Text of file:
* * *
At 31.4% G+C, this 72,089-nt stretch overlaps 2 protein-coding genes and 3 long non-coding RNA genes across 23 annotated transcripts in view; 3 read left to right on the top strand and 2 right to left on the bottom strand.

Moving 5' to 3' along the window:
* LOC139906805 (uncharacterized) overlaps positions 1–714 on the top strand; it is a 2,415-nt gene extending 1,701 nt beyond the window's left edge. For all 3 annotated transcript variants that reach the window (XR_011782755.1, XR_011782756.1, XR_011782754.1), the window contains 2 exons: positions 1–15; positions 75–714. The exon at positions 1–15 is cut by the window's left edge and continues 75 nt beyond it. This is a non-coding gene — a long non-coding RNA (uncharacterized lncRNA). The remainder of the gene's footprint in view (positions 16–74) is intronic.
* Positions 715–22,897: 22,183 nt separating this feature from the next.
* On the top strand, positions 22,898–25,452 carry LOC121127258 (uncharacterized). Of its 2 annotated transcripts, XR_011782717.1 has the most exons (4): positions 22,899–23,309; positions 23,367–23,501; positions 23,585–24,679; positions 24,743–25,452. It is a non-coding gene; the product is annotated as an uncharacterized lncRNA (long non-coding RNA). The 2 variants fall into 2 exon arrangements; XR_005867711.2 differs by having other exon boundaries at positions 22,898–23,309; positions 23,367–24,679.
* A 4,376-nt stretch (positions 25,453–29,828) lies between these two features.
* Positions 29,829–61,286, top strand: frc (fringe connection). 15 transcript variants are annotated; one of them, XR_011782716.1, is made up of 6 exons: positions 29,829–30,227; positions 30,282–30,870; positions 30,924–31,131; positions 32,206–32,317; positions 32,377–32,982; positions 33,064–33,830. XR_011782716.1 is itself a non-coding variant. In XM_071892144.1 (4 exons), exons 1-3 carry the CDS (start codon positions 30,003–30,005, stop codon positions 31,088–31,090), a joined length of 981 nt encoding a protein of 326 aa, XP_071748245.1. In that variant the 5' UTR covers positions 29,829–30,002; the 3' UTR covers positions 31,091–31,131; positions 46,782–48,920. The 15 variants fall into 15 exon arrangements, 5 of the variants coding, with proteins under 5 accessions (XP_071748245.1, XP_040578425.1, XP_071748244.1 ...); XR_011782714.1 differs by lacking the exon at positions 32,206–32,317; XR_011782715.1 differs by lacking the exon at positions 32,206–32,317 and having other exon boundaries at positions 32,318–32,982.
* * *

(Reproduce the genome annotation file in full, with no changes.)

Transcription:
At 31.4% G+C, this 72,089-nt stretch overlaps 2 protein-coding genes and 3 long non-coding RNA genes across 23 annotated transcripts in view; 3 read left to right on the top strand and 2 right to left on the bottom strand.

Moving 5' to 3' along the window:
* LOC139906805 (uncharacterized) overlaps positions 1–714 on the top strand; it is a 2,415-nt gene extending 1,701 nt beyond the window's left edge. For all 3 annotated transcript variants that reach the window (XR_011782755.1, XR_011782756.1, XR_011782754.1), the window contains 2 exons: positions 1–15; positions 75–714. The exon at positions 1–15 is cut by the window's left edge and continues 75 nt beyond it. This is a non-coding gene — a long non-coding RNA (uncharacterized lncRNA). The remainder of the gene's footprint in view (positions 16–74) is intronic.
* Positions 715–22,897: 22,183 nt separating this feature from the next.
* On the top strand, positions 22,898–25,452 carry LOC121127258 (uncharacterized). Of its 2 annotated transcripts, XR_011782717.1 has the most exons (4): positions 22,899–23,309; positions 23,367–23,501; positions 23,585–24,679; positions 24,743–25,452. It is a non-coding gene; the product is annotated as an uncharacterized lncRNA (long non-coding RNA). The 2 variants fall into 2 exon arrangements; XR_005867711.2 differs by having other exon boundaries at positions 22,898–23,309; positions 23,367–24,679.
* A 4,376-nt stretch (positions 25,453–29,828) lies between these two features.
* Positions 29,829–61,286, top strand: frc (fringe connection). 15 transcript variants are annotated; one of them, XR_011782716.1, is made up of 6 exons: positions 29,829–30,227; positions 30,282–30,870; positions 30,924–31,131; positions 32,206–32,317; positions 32,377–32,982; positions 33,064–33,830. XR_011782716.1 is itself a non-coding variant. In XM_071892144.1 (4 exons), exons 1-3 carry the CDS (start codon positions 30,003–30,005, stop codon positions 31,088–31,090), a joined length of 981 nt encoding a protein of 326 aa, XP_071748245.1. In that variant the 5' UTR covers positions 29,829–30,002; the 3' UTR covers positions 31,091–31,131; positions 46,782–48,920. The 15 variants fall into 15 exon arrangements, 5 of the variants coding, with proteins under 5 accessions (XP_071748245.1, XP_040578425.1, XP_071748244.1 ...); XR_011782714.1 differs by lacking the exon at positions 32,206–32,317; XR_011782715.1 differs by lacking the exon at positions 32,206–32,317 and having other exon boundaries at positions 32,318–32,982.